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State v. Johnson

Court of Appeals of South Carolina

November 16, 2016

The State, Respondent,
v.
Devin Johnson, Appellant. Appellate Case No. 2014-000766

          Heard September 8, 2016

         Appeal From Charleston County R. Markley Dennis, Jr., Circuit Court Judge

          Appellate Defender Susan Barber Hackett, of Columbia, for Appellant.

          Attorney General Alan McCrory Wilson, Chief Deputy Attorney General John W. McIntosh, Assistant Deputy Attorney General Donald J. Zelenka, and Senior Assistant Attorney General W. Edgar Salter, III, all of Columbia; and Solicitor Scarlett Anne Wilson, of Charleston, for Respondent.

          GEATHERS, J.

         Devin Johnson appeals his convictions for murder and possession of a weapon during the commission of a violent crime, arguing the trial court erred in (1) admitting text messages and historical cell service location information obtained from his cellular service provider by a search warrant, (2) admitting his statement to a police officer, (3) instructing the jury concerning "the hand of one is the hand of all" because the evidence did not support the instruction, and (4) rendering the trial fundamentally unfair because the timing of the hand of one instruction prevented Appellant from addressing the theory in his closing argument. We reverse.

         FACTS/PROCEDURAL HISTORY

         In June 2011, two males entered the courtyard breezeway of Georgetown Apartments in Charleston and shot and killed Akeem Smalls (Victim). At the time of the crime, Charmaine Johnson, Appellant's sister, whom he visited regularly, lived in Georgetown Apartments. Victim was Charmaine's boyfriend. At some point prior to the shooting, Appellant had loaned Victim $420.00, and Victim refused to pay him back.

         Two days after the murder, officers interrogated Appellant regarding the crime. During the interrogation, Appellant initially denied being in Charleston at the time of the crime; however, he eventually admitted to being at the scene of the crime with another individual identified as "Creep" around the time the crime occurred. Subsequently, a magistrate issued the search warrant at issue in this case, and officers proceeded to obtain Appellant's cell phone records, including his historical cell site location information. Thereafter, a grand jury indicted Appellant for murder and possession of a weapon during the commission of a violent crime, and he proceeded to trial.

         At trial, Tenika Elmore testified that at the time of the crime, she and Appellant lived together in Orangeburg. She stated she worked in North Charleston and Appellant would occasionally drive her to work in her car. Elmore owned a blue 2008 Toyota Camry that was missing a rear passenger-side hubcap. On the day of the crime, Appellant dropped her off at work in the afternoon and picked her up at 11:15 that evening. Appellant and Elmore stopped at a gas station in Summerville on the way back to Orangeburg from Charleston. Based on the video surveillance from the gas station and Elmore's testimony, Appellant had dreadlocks and wore a white tee shirt and dark blue jeans on the evening of the crime.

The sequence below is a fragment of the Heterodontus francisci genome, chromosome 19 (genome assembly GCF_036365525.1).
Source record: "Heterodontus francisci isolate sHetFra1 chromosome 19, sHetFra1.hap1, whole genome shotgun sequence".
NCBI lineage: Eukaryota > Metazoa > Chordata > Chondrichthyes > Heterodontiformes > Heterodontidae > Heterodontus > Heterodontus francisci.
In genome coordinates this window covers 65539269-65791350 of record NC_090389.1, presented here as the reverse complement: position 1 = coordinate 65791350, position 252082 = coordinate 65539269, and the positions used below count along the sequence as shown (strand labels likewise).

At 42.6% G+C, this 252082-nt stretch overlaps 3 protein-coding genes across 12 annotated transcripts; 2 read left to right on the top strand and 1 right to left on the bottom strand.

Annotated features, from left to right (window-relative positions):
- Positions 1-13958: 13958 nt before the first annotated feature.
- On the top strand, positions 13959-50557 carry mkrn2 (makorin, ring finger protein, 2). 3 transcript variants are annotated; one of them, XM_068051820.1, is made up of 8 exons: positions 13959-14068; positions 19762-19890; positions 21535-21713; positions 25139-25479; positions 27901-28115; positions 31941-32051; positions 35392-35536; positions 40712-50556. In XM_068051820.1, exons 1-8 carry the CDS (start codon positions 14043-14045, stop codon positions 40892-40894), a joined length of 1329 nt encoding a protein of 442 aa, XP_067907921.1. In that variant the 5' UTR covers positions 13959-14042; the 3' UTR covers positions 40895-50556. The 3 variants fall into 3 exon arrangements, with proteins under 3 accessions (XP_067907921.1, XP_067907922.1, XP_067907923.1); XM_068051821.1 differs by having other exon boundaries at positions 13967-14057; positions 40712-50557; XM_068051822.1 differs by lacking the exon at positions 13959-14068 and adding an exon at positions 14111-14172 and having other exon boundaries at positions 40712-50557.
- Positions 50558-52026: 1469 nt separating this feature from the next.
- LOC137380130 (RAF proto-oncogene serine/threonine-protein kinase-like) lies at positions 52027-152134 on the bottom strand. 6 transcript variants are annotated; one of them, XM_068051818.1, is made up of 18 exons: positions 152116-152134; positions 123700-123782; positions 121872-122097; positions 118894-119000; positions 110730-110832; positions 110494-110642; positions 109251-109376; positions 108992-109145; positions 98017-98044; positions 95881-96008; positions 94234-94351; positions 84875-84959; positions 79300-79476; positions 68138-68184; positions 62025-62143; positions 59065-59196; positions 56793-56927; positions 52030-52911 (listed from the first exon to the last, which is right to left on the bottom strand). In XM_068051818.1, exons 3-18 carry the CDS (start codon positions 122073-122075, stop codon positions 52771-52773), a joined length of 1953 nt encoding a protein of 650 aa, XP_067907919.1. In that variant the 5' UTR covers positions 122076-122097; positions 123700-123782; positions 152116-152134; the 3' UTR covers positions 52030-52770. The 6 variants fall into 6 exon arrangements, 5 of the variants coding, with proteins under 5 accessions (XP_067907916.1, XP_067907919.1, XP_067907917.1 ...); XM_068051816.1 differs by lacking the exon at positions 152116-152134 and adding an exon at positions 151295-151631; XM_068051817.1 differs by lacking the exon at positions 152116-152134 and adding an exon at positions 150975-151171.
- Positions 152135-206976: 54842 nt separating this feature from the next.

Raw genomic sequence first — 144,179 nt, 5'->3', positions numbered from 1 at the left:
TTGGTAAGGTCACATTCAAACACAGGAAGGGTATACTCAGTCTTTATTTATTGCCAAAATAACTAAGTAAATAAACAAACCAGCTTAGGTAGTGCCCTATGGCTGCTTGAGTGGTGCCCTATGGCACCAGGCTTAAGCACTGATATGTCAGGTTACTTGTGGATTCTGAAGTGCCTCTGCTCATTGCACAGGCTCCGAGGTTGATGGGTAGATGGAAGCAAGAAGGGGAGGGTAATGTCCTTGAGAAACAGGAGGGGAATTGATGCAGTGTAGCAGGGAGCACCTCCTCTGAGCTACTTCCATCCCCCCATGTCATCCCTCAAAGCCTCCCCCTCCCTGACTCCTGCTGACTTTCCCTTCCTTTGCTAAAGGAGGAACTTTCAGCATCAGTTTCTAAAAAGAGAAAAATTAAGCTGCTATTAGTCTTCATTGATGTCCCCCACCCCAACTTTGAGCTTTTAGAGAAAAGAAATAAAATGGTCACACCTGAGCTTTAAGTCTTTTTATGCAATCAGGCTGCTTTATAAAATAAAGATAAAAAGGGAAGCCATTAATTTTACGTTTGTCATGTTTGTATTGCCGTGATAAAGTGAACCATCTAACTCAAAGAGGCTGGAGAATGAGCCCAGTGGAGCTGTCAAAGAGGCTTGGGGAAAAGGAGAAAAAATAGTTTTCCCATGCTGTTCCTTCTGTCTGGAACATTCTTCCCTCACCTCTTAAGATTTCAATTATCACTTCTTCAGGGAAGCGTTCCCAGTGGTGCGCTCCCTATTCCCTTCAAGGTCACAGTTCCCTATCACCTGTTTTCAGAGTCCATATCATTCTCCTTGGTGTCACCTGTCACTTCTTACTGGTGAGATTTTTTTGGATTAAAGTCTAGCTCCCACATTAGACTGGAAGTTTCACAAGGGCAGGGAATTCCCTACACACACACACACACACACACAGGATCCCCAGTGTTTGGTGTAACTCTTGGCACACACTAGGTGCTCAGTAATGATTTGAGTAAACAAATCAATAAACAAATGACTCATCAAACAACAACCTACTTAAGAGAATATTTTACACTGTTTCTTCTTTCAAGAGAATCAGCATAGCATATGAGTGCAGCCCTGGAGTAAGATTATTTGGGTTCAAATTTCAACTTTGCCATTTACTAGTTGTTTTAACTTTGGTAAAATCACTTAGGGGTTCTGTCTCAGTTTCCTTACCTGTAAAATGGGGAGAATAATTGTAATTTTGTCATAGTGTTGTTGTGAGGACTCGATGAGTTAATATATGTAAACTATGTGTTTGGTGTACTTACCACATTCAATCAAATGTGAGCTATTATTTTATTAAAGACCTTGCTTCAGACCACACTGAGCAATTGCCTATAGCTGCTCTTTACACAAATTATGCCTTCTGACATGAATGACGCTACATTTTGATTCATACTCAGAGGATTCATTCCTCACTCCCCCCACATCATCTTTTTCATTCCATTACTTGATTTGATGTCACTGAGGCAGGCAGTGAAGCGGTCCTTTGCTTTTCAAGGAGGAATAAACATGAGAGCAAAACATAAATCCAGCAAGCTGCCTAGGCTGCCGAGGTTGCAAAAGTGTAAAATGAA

Investigator David Osborne testified officers were interested in one portion of the video surveillance from Georgetown Apartments, which showed a blue Toyota Camry backing into a parking spot with two men exiting the vehicle and walking toward Building C. Investigator Osborne opined backing into a parking space indicated "someone trying to get out in a hurry." He testified the two individuals walked toward the scene of the murder, which occurred outside of the camera's view, ran back to the car a few seconds later, and fled the complex. He explained the vehicle depicted in the surveillance video was consistent with the color, make, and model of Elmore's car, and the vehicle in the surveillance video and Elmore's car were missing a rear passenger hubcap. According to Investigator Osborne, the driver of the car wore a white tank top and black pants. The individuals in that car were the only two individuals of interest on the video surveillance because everyone else appeared to be "just normally walking around their apartment."

         The jury convicted Appellant as indicted, and the trial court sentenced him to concurrent sentences of thirty-six years' imprisonment for murder and five years' imprisonment for possession of a firearm. This appeal followed.

         ISSUES ON APPEAL

1. Did the trial court err in finding the magistrate had probable cause to issue the search warrant for Appellant's cell phone?
2. Did the trial court err in admitting Appellant's statement to investigators?
3. Did the trial court err in charging "the hand of one is the hand of all" because the evidence did not support the instruction?
4. Did the timing of the "the hand of one is the hand of all" jury charge render the trial ...

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